2014 Year in review & Welcome 2015!

Posted: January 6, 2015 in New Years Letter and Theme, Uncategorized

January 6, 2015

Dear BUYU,

I hope this finds everyone well. It sure seems like folks in my life are already doing some inspiring things this year.

As some of you know, since I started officially teaching the Bujinkan martial arts I’ve tried to follow the role modeling of my teachers Masaaki Hatsumi and Jack Hoban by sharing some highlights about our training last year and thoughts about the year coming up. The Bujinkan also has the tradition of naming a “theme” for the new year, based loosely off of what we accomplished the previous year, and what might be a good direction for the new one. Though we continue to work on “everything”, themes help us focus our “everything” through a specific lens or angle.

As you train you will also develop your own personal themes or “want to work ons”. This seems to be natural for most folks. Just remember what you WANT to work on may not necessarily be what you SHOULD be working on. A strategy I’d advise is to look to those things in (an out of) the dojo that you try to avoid the most, put your big-person warrior pants on, and get to it!

I can’t help but remember fondly the days when our dojo was in the “Sig O”,  a wonderful space to have class. Then we moved to the Humble Be Yoga Studio, which for several reasons didn’t last very long. Lately we’ve been training in a basement. Not the most inspiring surroundings but we still have some committed Buyu and that is most important.

I didn’t get to Japan last year but had some good training none-the-less. I had the opportunity to teach at the midwest Tai Kai, which is always a blast and I think I still have the carpet burns to prove it! I also started to train more solo outdoors which I think has improved my “walking” and balance a bit. Training solo is just as important as training with others. It helps your imagination and gives you the chance to steer your own training; to be your own teacher. Very important.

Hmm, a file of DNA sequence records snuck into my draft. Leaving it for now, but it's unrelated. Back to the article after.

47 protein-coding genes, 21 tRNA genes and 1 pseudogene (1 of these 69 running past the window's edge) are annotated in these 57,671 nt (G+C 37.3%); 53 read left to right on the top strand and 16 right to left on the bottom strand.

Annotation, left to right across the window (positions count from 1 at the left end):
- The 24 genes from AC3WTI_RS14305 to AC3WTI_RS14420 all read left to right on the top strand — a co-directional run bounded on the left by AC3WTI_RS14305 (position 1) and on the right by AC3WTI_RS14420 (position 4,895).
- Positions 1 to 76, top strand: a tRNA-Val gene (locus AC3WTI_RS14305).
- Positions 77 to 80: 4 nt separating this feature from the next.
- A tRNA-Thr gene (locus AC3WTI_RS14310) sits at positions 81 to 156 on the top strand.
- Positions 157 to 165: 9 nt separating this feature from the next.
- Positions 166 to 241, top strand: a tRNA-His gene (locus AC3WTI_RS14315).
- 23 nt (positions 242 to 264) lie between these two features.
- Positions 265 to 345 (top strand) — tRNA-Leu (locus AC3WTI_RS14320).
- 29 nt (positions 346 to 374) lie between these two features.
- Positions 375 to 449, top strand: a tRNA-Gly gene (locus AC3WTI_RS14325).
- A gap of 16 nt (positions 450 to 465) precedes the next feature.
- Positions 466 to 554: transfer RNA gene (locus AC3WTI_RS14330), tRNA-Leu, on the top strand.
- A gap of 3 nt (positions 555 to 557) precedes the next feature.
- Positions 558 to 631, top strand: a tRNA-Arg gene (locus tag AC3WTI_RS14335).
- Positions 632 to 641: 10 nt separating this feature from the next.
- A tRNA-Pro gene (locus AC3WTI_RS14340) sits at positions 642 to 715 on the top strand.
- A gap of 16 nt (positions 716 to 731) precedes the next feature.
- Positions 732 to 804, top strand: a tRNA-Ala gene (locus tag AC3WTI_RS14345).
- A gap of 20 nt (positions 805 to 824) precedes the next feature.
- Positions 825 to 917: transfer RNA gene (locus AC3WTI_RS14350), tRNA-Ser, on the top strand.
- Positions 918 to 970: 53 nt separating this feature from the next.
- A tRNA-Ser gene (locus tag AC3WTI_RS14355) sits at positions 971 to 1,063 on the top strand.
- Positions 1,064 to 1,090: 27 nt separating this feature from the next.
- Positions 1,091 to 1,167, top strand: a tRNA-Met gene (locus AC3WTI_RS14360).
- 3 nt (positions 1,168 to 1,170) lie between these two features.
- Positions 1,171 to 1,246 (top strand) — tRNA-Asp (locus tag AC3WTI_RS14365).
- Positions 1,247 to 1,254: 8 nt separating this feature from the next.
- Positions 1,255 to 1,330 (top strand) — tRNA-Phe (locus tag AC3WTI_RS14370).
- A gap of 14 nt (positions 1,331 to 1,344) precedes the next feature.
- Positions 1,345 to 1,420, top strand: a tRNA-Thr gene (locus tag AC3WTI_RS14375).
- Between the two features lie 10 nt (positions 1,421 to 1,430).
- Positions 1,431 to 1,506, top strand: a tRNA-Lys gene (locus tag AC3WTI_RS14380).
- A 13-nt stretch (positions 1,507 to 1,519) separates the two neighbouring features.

Since we had less college-age students in class this year I thought quite a bit about and wrote an article for those thinking about the merits of starting training in the martial arts when they are older. Getting older is always a theme, but it seems that so long as I keep training I can keep doing what I’ve always done, for the most part. Martial arts training is a fantastic way to keep strong and practice courage.

Our dojo theme of last year was mentioned in class a few times, but really was not apparent unless you trained regularly. I wanted us to explore “Multiple Attackers” and this morphed in to “Multiple attacks” in several different forms. How do we handle a situation where there are several potential threats? How do we apply multiple strikes and flow to one-punch or kick traditional waza? Where is the safest tactical space when faced with multiple opponents? And I’m still on my soapbox about keeping our attacks realistic, un-training the “Bujinkan lunge punch” whenever we can.

I suppose that brings us to 2015!  For me the choosing of a new theme is a mix between being inspired by something new, a new take on the art perhaps, and a feeling. In our art we refer to this feeling as Bufu, or “martial wind”. For this year I’d like our group to work on the theme of “putting ourselves out there”. This may mean trying something new, taking a risk you might not normally take, attempt a new way of thought, learn a new instrument, be more helpful to others, etc. For our martial arts practice I think this could play out more specifically:

  • Explore the openings in our kamae and work on our defense. (bring your mouth guards)
  • Continue our work on “multiples” via multiple attackers including multiple attacks with weapons. (Leave your ego at home)
  • Invite more people to training such as youth and other local training groups. This may include looking for a new and better space!
  • Outdoor trainings
  • Get to Japan (Sensei is not getting younger)

And who knows what else. I look forward to exploring this concept more and invite your thoughts. Gambatte!



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